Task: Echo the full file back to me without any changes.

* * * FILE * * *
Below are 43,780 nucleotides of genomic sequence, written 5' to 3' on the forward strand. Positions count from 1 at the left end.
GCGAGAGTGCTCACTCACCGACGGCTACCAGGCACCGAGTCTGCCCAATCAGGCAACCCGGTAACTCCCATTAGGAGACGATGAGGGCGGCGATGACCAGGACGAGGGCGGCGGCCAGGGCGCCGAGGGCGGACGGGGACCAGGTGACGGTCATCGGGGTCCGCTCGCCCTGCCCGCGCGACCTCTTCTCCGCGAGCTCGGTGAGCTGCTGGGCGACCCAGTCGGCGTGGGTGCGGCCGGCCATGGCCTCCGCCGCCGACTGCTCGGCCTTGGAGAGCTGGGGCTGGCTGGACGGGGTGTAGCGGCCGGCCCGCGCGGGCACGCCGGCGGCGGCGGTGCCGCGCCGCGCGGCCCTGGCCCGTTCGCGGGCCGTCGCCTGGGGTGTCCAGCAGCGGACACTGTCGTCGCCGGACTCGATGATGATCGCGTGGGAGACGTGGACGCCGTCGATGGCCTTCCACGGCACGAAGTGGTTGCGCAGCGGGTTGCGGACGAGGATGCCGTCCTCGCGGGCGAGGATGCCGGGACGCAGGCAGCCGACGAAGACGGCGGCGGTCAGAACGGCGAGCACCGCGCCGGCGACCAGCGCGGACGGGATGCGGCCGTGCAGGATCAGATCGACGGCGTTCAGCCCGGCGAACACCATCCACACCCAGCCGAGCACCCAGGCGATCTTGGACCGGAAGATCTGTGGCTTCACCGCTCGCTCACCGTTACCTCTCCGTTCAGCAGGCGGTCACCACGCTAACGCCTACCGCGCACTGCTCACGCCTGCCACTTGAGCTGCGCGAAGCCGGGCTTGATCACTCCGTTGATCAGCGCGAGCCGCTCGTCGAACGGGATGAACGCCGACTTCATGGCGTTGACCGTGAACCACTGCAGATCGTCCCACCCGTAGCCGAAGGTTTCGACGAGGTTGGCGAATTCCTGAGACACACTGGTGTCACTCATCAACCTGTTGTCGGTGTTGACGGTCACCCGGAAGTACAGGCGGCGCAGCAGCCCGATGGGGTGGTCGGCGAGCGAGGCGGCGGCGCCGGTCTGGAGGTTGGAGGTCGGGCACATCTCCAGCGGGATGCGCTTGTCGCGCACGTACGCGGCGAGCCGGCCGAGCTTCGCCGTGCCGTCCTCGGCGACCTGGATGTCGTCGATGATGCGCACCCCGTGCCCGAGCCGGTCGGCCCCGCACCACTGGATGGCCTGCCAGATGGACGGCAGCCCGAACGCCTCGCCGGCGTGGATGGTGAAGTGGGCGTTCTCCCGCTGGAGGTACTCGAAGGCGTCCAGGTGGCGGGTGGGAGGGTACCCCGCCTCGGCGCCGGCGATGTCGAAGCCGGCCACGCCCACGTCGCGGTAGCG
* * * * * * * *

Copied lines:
Below are 43,780 nucleotides of genomic sequence, written 5' to 3' on the forward strand. Positions count from 1 at the left end.
GCGAGAGTGCTCACTCACCGACGGCTACCAGGCACCGAGTCTGCCCAATCAGGCAACCCGGTAACTCCCATTAGGAGACGATGAGGGCGGCGATGACCAGGACGAGGGCGGCGGCCAGGGCGCCGAGGGCGGACGGGGACCAGGTGACGGTCATCGGGGTCCGCTCGCCCTGCCCGCGCGACCTCTTCTCCGCGAGCTCGGTGAGCTGCTGGGCGACCCAGTCGGCGTGGGTGCGGCCGGCCATGGCCTCCGCCGCCGACTGCTCGGCCTTGGAGAGCTGGGGCTGGCTGGACGGGGTGTAGCGGCCGGCCCGCGCGGGCACGCCGGCGGCGGCGGTGCCGCGCCGCGCGGCCCTGGCCCGTTCGCGGGCCGTCGCCTGGGGTGTCCAGCAGCGGACACTGTCGTCGCCGGACTCGATGATGATCGCGTGGGAGACGTGGACGCCGTCGATGGCCTTCCACGGCACGAAGTGGTTGCGCAGCGGGTTGCGGACGAGGATGCCGTCCTCGCGGGCGAGGATGCCGGGACGCAGGCAGCCGACGAAGACGGCGGCGGTCAGAACGGCGAGCACCGCGCCGGCGACCAGCGCGGACGGGATGCGGCCGTGCAGGATCAGATCGACGGCGTTCAGCCCGGCGAACACCATCCACACCCAGCCGAGCACCCAGGCGATCTTGGACCGGAAGATCTGTGGCTTCACCGCTCGCTCACCGTTACCTCTCCGTTCAGCAGGCGGTCACCACGCTAACGCCTACCGCGCACTGCTCACGCCTGCCACTTGAGCTGCGCGAAGCCGGGCTTGATCACTCCGTTGATCAGCGCGAGCCGCTCGTCGAACGGGATGAACGCCGACTTCATGGCGTTGACCGTGAACCACTGCAGATCGTCCCACCCGTAGCCGAAGGTTTCGACGAGGTTGGCGAATTCCTGAGACACACTGGTGTCACTCATCAACCTGTTGTCGGTGTTGACGGTCACCCGGAAGTACAGGCGGCGCAGCAGCCCGATGGGGTGGTCGGCGAGCGAGGCGGCGGCGCCGGTCTGGAGGTTGGAGGTCGGGCACATCTCCAGCGGGATGCGCTTGTCGCGCACGTACGCGGCGAGCCGGCCGAGCTTCGCCGTGCCGTCCTCGGCGACCTGGATGTCGTCGATGATGCGCACCCCGTGCCCGAGCCGGTCGGCCCCGCACCACTGGATGGCCTGCCAGATGGACGGCAGCCCGAACGCCTCGCCGGCGTGGATGGTGAAGTGGGCGTTCTCCCGCTGGAGGTACTCGAAGGCGTCCAGGTGGCGGGTGGGAGGGTACCCCGCCTCGGCGCCGGCGATGTCGAAGCCGGCCACGCCCACGTCGCGGTAGCG